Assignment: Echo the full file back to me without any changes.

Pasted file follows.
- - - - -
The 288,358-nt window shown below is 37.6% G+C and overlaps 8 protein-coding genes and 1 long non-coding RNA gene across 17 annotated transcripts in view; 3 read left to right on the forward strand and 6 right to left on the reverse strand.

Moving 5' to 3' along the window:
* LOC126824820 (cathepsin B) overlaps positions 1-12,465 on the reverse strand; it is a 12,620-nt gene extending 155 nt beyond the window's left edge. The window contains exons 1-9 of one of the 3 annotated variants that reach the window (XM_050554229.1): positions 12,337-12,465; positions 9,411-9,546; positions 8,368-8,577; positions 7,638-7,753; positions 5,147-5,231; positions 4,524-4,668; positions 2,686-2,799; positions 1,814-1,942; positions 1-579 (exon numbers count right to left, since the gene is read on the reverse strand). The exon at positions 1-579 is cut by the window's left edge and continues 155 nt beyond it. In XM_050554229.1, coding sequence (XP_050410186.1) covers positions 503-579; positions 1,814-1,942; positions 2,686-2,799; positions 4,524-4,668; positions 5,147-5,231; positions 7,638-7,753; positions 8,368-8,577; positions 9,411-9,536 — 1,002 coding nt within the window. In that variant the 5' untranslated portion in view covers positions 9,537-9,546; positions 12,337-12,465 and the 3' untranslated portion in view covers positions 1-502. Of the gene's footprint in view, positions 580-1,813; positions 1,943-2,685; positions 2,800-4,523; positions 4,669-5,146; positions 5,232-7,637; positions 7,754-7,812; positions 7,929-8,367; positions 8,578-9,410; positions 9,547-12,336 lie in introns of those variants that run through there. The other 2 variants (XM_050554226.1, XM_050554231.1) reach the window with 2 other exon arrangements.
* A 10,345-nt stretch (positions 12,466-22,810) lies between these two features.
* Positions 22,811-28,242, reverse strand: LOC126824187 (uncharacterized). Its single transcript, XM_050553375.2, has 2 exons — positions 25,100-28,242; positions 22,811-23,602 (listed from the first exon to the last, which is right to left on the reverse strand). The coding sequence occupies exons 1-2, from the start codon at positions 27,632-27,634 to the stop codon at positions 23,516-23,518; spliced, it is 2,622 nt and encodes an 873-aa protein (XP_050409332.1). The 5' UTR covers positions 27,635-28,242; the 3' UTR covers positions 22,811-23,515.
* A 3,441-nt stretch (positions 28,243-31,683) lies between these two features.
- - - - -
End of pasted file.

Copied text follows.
The 288,358-nt window shown below is 37.6% G+C and overlaps 8 protein-coding genes and 1 long non-coding RNA gene across 17 annotated transcripts in view; 3 read left to right on the forward strand and 6 right to left on the reverse strand.

Moving 5' to 3' along the window:
* LOC126824820 (cathepsin B) overlaps positions 1-12,465 on the reverse strand; it is a 12,620-nt gene extending 155 nt beyond the window's left edge. The window contains exons 1-9 of one of the 3 annotated variants that reach the window (XM_050554229.1): positions 12,337-12,465; positions 9,411-9,546; positions 8,368-8,577; positions 7,638-7,753; positions 5,147-5,231; positions 4,524-4,668; positions 2,686-2,799; positions 1,814-1,942; positions 1-579 (exon numbers count right to left, since the gene is read on the reverse strand). The exon at positions 1-579 is cut by the window's left edge and continues 155 nt beyond it. In XM_050554229.1, coding sequence (XP_050410186.1) covers positions 503-579; positions 1,814-1,942; positions 2,686-2,799; positions 4,524-4,668; positions 5,147-5,231; positions 7,638-7,753; positions 8,368-8,577; positions 9,411-9,536 — 1,002 coding nt within the window. In that variant the 5' untranslated portion in view covers positions 9,537-9,546; positions 12,337-12,465 and the 3' untranslated portion in view covers positions 1-502. Of the gene's footprint in view, positions 580-1,813; positions 1,943-2,685; positions 2,800-4,523; positions 4,669-5,146; positions 5,232-7,637; positions 7,754-7,812; positions 7,929-8,367; positions 8,578-9,410; positions 9,547-12,336 lie in introns of those variants that run through there. The other 2 variants (XM_050554226.1, XM_050554231.1) reach the window with 2 other exon arrangements.
* A 10,345-nt stretch (positions 12,466-22,810) lies between these two features.
* Positions 22,811-28,242, reverse strand: LOC126824187 (uncharacterized). Its single transcript, XM_050553375.2, has 2 exons — positions 25,100-28,242; positions 22,811-23,602 (listed from the first exon to the last, which is right to left on the reverse strand). The coding sequence occupies exons 1-2, from the start codon at positions 27,632-27,634 to the stop codon at positions 23,516-23,518; spliced, it is 2,622 nt and encodes an 873-aa protein (XP_050409332.1). The 5' UTR covers positions 27,635-28,242; the 3' UTR covers positions 22,811-23,515.
* A 3,441-nt stretch (positions 28,243-31,683) lies between these two features.